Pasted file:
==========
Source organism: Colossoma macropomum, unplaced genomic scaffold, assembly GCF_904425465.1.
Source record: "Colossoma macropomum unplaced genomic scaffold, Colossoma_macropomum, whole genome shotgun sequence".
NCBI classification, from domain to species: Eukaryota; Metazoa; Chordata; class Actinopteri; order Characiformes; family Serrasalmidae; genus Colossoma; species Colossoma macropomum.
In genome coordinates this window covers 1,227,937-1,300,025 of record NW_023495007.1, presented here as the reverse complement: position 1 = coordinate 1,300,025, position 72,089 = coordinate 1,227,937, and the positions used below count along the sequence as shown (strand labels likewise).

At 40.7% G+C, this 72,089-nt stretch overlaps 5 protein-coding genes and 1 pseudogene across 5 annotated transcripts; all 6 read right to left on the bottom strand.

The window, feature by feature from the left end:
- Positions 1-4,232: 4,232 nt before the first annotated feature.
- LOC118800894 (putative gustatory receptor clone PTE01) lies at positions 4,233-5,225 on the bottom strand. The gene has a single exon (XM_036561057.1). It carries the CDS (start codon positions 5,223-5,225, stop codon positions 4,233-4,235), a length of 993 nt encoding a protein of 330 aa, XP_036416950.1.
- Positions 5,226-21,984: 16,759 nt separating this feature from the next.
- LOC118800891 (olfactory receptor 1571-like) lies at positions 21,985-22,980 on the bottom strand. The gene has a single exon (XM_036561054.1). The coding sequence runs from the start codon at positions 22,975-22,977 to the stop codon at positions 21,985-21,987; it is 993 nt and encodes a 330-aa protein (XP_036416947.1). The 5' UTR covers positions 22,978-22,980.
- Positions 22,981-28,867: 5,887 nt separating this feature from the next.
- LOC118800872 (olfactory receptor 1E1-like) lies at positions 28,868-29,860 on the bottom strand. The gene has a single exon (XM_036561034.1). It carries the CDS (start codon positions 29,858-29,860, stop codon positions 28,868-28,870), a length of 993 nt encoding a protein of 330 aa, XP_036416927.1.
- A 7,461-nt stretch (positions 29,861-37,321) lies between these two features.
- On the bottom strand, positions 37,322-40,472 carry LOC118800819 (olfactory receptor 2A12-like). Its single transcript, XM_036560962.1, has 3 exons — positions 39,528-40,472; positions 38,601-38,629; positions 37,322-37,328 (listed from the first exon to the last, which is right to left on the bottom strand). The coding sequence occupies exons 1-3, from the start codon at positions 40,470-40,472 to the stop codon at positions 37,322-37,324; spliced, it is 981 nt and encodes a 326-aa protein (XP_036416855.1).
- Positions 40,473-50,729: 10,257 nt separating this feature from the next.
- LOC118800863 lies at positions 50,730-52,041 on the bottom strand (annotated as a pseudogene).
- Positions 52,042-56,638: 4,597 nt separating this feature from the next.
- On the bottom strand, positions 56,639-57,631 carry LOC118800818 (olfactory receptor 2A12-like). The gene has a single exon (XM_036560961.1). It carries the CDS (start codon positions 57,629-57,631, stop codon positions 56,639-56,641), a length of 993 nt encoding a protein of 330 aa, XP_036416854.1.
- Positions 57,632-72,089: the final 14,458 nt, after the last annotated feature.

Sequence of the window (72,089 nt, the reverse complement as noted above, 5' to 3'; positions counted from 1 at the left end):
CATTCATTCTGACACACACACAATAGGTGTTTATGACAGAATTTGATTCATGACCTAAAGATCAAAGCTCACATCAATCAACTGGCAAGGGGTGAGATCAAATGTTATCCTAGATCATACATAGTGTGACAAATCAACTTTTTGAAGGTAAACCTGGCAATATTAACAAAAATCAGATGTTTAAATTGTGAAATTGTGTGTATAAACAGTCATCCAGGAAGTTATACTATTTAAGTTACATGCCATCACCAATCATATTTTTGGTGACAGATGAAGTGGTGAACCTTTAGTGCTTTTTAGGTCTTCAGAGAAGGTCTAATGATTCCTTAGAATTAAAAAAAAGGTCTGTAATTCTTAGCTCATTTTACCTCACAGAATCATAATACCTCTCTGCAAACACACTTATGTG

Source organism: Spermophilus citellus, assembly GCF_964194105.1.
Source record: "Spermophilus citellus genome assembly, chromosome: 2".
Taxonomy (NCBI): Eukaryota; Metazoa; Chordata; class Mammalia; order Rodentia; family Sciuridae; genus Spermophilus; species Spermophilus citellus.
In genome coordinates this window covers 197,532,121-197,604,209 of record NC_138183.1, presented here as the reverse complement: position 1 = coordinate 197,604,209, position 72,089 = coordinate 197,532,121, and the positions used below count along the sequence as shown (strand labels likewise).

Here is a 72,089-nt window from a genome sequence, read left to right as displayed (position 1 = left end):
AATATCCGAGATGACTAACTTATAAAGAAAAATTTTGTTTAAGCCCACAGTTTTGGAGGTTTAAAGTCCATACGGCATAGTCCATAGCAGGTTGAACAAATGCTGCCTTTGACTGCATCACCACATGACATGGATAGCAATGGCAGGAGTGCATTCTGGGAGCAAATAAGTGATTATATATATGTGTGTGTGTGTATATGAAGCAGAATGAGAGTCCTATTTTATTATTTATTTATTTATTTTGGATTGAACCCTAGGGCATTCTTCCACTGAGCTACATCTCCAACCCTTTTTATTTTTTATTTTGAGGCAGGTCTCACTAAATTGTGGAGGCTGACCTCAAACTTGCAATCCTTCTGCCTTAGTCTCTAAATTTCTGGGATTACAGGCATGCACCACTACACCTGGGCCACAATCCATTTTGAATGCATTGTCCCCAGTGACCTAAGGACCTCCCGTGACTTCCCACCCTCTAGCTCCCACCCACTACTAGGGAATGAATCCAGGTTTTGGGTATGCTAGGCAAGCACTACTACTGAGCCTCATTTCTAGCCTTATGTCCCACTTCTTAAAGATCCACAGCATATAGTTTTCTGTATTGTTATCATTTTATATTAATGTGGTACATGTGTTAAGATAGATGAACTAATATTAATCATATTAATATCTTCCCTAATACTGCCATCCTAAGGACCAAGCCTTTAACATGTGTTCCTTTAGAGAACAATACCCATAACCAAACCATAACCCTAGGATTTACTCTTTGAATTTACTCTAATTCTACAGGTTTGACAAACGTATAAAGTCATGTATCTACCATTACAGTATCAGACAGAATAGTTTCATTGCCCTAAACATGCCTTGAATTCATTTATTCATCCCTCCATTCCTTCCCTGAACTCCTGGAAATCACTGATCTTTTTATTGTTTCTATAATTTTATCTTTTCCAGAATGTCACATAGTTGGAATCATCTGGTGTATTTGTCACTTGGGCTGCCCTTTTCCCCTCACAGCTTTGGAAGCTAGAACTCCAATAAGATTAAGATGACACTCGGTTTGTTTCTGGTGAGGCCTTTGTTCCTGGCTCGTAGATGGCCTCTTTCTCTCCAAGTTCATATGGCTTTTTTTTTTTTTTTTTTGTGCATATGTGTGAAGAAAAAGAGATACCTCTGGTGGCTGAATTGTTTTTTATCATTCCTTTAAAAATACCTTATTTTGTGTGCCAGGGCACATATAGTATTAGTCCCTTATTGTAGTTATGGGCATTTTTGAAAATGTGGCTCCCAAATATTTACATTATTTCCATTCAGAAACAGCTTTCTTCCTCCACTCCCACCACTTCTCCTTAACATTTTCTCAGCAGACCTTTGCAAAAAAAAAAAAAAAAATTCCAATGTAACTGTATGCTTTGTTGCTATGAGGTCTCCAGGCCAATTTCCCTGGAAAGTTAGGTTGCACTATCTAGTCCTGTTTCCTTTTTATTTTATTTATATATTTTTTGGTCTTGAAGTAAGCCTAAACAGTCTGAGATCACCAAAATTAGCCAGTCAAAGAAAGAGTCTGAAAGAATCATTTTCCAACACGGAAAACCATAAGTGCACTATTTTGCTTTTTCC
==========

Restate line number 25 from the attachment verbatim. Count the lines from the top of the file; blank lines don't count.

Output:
In genome coordinates this window covers 197,532,121-197,604,209 of record NC_138183.1, presented here as the reverse complement: position 1 = coordinate 197,604,209, position 72,089 = coordinate 197,532,121, and the positions used below count along the sequence as shown (strand labels likewise).